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Summary of the First Conference of the Parties for the Minamata Convention on Mercury

24th-29th September, Geneva, Switzerland.

The Zero Mercury Working Group (ZMWG) closely followed the First Conference of the Parties for the Minamata Convention on Mercury (COP1) in Geneva, Switzerland, 24th-29th of September 2017 and intervened as appropriate[1]. We were pleased to see the COP1 reached consensus on pending matters from prior meetings of the Intergovernmental Negotiation Committee (INC) which resulted in establishing an effective Convention operational framework for achieving significant mercury reductions.

Our main priorities for COP1 included adoption of forms and guidance that was approved at INC 7, and addressing the issues of reporting, waste thresholds, interim storage guidelines, effectiveness evaluation, and matters for future action, which included the following decisions.

  • Article 3 guidance on identifying mercury stocks, and the forms/instructions for complying with mercury trade consent and related certification requirements;
  • The product and process exemption forms and associated register of exemptions under Article 6 of the Convention; a registrar will be kept by the Secretariat and these will also be available to the public
  • Article 8 (air emissions) guidance on BAT/ BEP, options for existing facility control requirements, preparing emissions inventories, and selection of “relevant sources” within the specified source categories; and
  • The Guidance for preparing the ASGM National Action Plan (NAP) under article 7.

COP1 also saw significant progress concerning various other ZMWG priorities, including :

Reporting:          Forms were adopted for use by Parties to report back on the measures undertaken to meet Convention obligations and on the effectiveness of those measures.  In particular, ZMWG most welcomed the decision for a shorter reporting cycle for supply and trade, reporting per year data on a biennial basis. For other obligations, Parties will report every four years. It was also agreed that each Party will submit its first biennial report by 31 December 2019 and its first full report by December 2021. Parties are also encouraged to submit an electronic form,  and the Secretariat is requested to make the Parties electronic reports available.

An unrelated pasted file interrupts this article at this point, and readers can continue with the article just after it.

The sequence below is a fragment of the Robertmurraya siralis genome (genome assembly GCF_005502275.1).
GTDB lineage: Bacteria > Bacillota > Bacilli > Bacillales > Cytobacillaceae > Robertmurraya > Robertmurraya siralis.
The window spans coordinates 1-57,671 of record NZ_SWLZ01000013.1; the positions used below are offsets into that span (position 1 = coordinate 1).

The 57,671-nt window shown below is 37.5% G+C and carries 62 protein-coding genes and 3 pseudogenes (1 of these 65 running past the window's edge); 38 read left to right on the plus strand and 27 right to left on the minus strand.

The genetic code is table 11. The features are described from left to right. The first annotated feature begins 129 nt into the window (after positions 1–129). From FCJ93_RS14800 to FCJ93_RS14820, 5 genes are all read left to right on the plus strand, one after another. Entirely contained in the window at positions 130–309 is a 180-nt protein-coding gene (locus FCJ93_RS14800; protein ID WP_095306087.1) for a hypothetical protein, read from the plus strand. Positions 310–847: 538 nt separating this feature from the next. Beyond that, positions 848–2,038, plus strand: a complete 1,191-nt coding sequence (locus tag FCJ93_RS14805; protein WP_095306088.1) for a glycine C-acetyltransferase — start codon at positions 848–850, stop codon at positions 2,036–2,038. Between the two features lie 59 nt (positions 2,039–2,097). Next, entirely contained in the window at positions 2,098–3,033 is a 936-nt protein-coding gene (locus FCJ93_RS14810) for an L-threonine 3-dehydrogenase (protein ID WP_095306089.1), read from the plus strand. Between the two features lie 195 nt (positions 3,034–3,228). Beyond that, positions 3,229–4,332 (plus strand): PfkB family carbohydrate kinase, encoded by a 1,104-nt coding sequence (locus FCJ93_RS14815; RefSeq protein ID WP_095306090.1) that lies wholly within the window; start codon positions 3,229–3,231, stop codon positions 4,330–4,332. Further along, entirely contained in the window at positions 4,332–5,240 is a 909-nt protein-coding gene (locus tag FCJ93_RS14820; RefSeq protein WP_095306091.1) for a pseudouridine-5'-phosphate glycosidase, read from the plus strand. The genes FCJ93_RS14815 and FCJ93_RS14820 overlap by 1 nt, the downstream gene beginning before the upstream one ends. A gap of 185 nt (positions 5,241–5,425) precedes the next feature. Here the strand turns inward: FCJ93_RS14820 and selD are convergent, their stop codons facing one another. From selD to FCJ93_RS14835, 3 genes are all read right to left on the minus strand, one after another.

Furthermore, it was agreed that Parties would provide access to their data related to mercury emissions, under Article 8. Parties would also provide the rational on how they plan to ensure that facilities responsible for at least 75% of the emissions from a source category are subject to controls.

Waste Thresholds:          COP1 established an intercessional work group to further elaborate on waste thresholds, building on a document introduced by Japan. As recommended by NRDC/ZMWG, the terms of reference for the working group were focused more on determining which mercury wastes warrant thresholds rather than assuming thresholds are appropriate for all wastes. The expert group will identify the types of waste that fall within the categories specified in paragraph 2 of Article 11, provide related information; prioritising the types of waste identified that are most relevant for the establishment of waste thresholds, and identify possible approaches to establishing any needed thresholds for those prioritised waste for consideration at COP2. We were also pleased to see COP1 approving the participation of civil society within the working group, another ZMWG priority.

Interim Storage:                             COP1 requested the Secretariat to undertake further revision of the draft guidelines through input from relevant experts, including technical experts from the Basel Convention and present a revised draft for consideration at COP2. Provisional use of the current draft guidelines is encouraged.

Effectiveness Evaluation:             COP1 adopted a draft road map for establishing arrangements both for providing comparable monitoring data and elements of an effectiveness evaluation framework, as ZMWG had sought.  To that end an ad hoc group of experts was established including 25 experts nominated by the Parties – 5 per region, as well as 10 civil society experts, including NGOs, as observers.

Matters for Future Action (Article 3) - (Article 14):              Several matters were brought up for consideration. Under Article 3, trade in mercury compounds was one of several issued identified for future consideration by the COP. In regards to Article 14 – Capacity building, technical assistance and technology transfer, Parties and other stakeholder were invited to submit relevant information on capacity building, technical assistance and technology transfer for the Secretariat to compile and present at COP2.

Despite progress made, challenges remain, both related to the location and structure of the Minamata Convention Secretariat and the Memorandum of Understanding regarding the financial mechanism of the Convention with the Global Environmental Facility (GEF). The Secretariat will be temporarily located in Geneva, with further review of arrangements at COP2.